Compressing Bytes In .Net

20. August 2009 10:57

Okay, this started when I wanted to store a bit of JSON that gets rendered into the ASP.Net cache.  Each entry would be unique to a given user, and I wanted to save a little memory, each entry would be about 8KB in size.  I looked into this and found the System.IO.Compression namespace that is available in .Net 3.5.  I created a small class with some helper extensions to be able to compress/decompress an array of byte, and handle to/from a native string.  Here's what I came up with.


CompressionExtensions.cs
using System;
using System.Collections.Generic;
using System.Linq;
using System.Text;
using System.IO;
using System.IO.Compression;

namespace Sample
{
    public static class CompressionExtensions
    {
        const int KB = 1024;

        public static byte[] Compress(this byte[] input)
        {
            using (var ms = new MemoryStream(input.Length + 8))
            {
                ms.Write(BitConverter.GetBytes(input.Length), 0, 4); //record original length

                if (input.Length < KB)
                {
                    //if less than 1KB, don't compress original
                    ms.Write(input, 0, input.Length);
                    return ms.ToArray().Take(input.Length + 4).ToArray();
                }

                //compress the original input
                using (var ds = new DeflateStream(ms, CompressionMode.Compress))
                {
                    //send the original input to the compressed stream
                    ds.Write(input, 0, input.Length);

                    //add null padding. the decompress gets wonky without it.
                    ds.Write(new byte[4], 0, 4);
                    ds.Flush();
                    ms.Flush();
                    return ms.ToArray();
                }
            }
        }

        public static byte[] Decompress(this byte[] input)
        {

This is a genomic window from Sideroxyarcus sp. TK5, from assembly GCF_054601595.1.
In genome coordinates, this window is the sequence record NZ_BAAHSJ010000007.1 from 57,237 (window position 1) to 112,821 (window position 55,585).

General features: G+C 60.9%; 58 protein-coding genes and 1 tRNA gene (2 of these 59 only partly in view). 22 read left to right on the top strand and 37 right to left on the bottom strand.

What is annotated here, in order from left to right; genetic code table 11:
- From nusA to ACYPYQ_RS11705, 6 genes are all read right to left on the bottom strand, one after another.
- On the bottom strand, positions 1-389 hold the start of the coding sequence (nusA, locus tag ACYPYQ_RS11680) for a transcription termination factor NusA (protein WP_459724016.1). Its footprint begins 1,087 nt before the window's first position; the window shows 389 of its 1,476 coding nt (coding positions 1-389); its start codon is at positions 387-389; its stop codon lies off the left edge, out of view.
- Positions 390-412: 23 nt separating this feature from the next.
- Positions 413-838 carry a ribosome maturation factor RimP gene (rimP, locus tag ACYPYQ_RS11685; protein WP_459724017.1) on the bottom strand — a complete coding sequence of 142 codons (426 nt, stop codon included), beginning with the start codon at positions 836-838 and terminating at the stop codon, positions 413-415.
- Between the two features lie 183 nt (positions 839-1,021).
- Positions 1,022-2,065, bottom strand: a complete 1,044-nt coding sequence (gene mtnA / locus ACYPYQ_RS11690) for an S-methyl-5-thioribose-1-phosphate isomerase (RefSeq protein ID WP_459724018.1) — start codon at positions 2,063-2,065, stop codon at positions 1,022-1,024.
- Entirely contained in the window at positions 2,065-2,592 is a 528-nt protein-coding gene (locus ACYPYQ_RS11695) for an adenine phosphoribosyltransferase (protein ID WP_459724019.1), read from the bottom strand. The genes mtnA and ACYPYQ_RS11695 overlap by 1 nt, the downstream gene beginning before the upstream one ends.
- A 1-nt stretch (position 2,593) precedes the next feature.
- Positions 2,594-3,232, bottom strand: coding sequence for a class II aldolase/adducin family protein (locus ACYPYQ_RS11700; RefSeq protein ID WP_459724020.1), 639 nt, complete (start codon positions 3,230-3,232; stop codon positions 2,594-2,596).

if (input == null || input.Length < 4)
                throw new ApplicationException("Invalid compressed bytes, no length header.");
        
            var bitlen = BitConverter.ToInt32(input, 0);

            //if less than 1KB, return the non-compressed original
            if (bitlen < KB) return input.Skip(4).ToArray();

            var buffer = new byte[bitlen];
            using (var ms = new MemoryStream(input.Length - 4))
            {
                ms.Write(input, 4, input.Length - 4);
                ms.Flush();
                ms.Seek(0, SeekOrigin.Begin);
                using (var ds = new DeflateStream(ms, CompressionMode.Decompress))
                {
                    //this always returns a -1 for the first read
                    //    subsequent reads will work properly
                    ds.ReadByte();

                    //read the input stream into the return buffer
                    if (bitlen > ds.Read(buffer, 0, bitlen))
                        throw new ApplicationException("Invalid compressed bytes.");
                }
            }

            //only return the number of bytes originally saved, trim excess
            return buffer;
        }

        public static byte[] ToCompressedBytes(this string input)
        {
            return Encoding.UTF8.GetBytes(input).Compress();
        }

        public static string ToDecompressedString(this byte[] b)
        {
            return Encoding.UTF8.GetString(b.Decompress());
        }
    }
}

I found that without adding some padding of at least two null bytes, the decompression of the data would sometimes give me an invalid final byte. I also push in a 4-byte length header for a sanity check. This also helps me to not compress anything under 1KB in size, where compression really doesn't work very well.

The conversion of the string to UTF8 helps more with strings that will mostly contain values within the ASCII character set. It is worth noting that if there are mostly multibyte characters, the byte array itself could get bloated. For my usage, I'm getting an 8KB string down to around 2KB, you could extend this to support UTF8/Unicode encoding by appending a character to the end before compressing. This may be useful if the string is >2KB and more than 1/3 is multibyte characters, this would take a little more CPU time to inspect the input string in this case.

Your milage may vary. Void where prohibited. Quantities limited. Some restrictions may apply. Batteries not included.

Tags: ,

Comments are closed

Tracker1

Michael J. Ryan aka Tracker1

My name is Michael J. Ryan and I've been developing web based applications since the mid 90's.

I am an advanced Web UX developer with a near expert knowledge of JavaScript.